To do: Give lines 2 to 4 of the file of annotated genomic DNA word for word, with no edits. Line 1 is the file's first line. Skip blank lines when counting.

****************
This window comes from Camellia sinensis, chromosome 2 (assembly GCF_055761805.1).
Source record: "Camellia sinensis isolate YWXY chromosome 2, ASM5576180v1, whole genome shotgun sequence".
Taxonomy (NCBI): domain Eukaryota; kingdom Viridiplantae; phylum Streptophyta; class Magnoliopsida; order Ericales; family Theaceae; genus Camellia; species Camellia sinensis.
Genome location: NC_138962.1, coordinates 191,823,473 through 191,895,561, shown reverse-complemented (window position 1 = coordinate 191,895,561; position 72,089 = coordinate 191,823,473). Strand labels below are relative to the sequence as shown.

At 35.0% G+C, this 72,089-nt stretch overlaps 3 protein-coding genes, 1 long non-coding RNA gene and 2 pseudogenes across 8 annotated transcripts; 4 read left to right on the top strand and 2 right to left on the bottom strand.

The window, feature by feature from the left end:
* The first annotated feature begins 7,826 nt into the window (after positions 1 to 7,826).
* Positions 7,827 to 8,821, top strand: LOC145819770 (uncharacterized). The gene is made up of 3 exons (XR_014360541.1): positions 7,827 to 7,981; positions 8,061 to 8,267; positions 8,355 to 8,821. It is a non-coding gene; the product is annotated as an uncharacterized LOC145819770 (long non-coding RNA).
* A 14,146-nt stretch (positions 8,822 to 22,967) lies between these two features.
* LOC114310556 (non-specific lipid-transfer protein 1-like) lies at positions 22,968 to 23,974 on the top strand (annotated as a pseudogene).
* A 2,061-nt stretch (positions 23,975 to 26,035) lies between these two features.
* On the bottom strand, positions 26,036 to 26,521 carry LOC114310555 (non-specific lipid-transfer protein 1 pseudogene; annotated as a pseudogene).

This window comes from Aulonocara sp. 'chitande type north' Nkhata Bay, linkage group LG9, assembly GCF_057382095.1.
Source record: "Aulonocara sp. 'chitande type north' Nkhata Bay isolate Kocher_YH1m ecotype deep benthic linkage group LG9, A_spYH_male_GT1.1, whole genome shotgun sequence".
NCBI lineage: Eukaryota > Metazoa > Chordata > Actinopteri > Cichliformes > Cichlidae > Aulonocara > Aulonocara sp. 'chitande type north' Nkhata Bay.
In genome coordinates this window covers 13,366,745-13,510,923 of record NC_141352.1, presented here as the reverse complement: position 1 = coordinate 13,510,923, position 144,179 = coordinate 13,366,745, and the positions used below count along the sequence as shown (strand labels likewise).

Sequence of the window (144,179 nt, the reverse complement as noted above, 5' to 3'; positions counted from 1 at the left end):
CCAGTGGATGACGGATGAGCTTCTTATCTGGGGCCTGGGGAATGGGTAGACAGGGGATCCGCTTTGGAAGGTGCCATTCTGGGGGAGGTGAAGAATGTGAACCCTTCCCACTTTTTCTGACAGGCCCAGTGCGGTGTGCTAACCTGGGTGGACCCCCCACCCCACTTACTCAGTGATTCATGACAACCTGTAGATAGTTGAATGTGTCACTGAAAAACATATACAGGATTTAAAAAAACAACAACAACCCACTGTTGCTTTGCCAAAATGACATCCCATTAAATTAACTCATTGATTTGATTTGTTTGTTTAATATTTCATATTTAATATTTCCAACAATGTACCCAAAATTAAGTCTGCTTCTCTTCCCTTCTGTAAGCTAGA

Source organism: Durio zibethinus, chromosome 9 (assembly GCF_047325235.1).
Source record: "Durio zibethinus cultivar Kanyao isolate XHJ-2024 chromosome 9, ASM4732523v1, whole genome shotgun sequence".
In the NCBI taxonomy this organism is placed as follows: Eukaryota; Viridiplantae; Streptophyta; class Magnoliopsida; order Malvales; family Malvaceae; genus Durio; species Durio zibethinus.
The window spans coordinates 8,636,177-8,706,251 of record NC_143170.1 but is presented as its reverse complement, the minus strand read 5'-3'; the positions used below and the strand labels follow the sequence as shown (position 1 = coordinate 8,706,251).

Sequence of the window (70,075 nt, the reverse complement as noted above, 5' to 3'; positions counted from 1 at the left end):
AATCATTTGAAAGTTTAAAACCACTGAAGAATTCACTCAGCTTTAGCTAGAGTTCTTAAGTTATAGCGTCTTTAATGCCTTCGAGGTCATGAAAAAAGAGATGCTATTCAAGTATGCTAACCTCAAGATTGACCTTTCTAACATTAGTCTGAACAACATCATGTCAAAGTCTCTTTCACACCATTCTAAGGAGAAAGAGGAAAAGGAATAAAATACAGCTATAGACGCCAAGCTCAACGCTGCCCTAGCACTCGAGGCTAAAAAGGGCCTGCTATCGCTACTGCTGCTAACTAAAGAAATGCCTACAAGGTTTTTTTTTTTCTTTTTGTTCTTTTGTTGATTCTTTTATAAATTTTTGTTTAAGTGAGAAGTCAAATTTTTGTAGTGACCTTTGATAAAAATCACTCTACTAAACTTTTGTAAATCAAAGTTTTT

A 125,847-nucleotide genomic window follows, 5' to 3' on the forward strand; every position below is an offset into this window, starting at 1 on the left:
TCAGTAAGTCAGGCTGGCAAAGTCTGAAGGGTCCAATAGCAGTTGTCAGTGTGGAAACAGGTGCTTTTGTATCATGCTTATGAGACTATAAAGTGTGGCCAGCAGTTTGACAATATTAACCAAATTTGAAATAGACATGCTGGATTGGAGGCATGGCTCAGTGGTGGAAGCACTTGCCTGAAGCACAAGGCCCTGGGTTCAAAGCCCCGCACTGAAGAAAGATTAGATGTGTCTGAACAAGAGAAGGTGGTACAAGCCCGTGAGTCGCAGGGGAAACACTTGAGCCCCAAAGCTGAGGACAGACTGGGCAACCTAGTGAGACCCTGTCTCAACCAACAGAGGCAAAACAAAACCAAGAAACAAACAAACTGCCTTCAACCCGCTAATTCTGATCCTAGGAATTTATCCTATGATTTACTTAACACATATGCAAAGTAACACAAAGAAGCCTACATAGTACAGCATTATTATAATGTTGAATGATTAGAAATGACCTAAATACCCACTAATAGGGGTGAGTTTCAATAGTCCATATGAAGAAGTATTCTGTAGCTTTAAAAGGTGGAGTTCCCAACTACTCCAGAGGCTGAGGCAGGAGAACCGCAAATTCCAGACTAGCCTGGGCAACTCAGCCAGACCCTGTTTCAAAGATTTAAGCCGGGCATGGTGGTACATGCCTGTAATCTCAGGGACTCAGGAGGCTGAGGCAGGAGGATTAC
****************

Source record: "Camellia sinensis isolate YWXY chromosome 2, ASM5576180v1, whole genome shotgun sequence".
Taxonomy (NCBI): domain Eukaryota; kingdom Viridiplantae; phylum Streptophyta; class Magnoliopsida; order Ericales; family Theaceae; genus Camellia; species Camellia sinensis.
Genome location: NC_138962.1, coordinates 191,823,473 through 191,895,561, shown reverse-complemented (window position 1 = coordinate 191,895,561; position 72,089 = coordinate 191,823,473). Strand labels below are relative to the sequence as shown.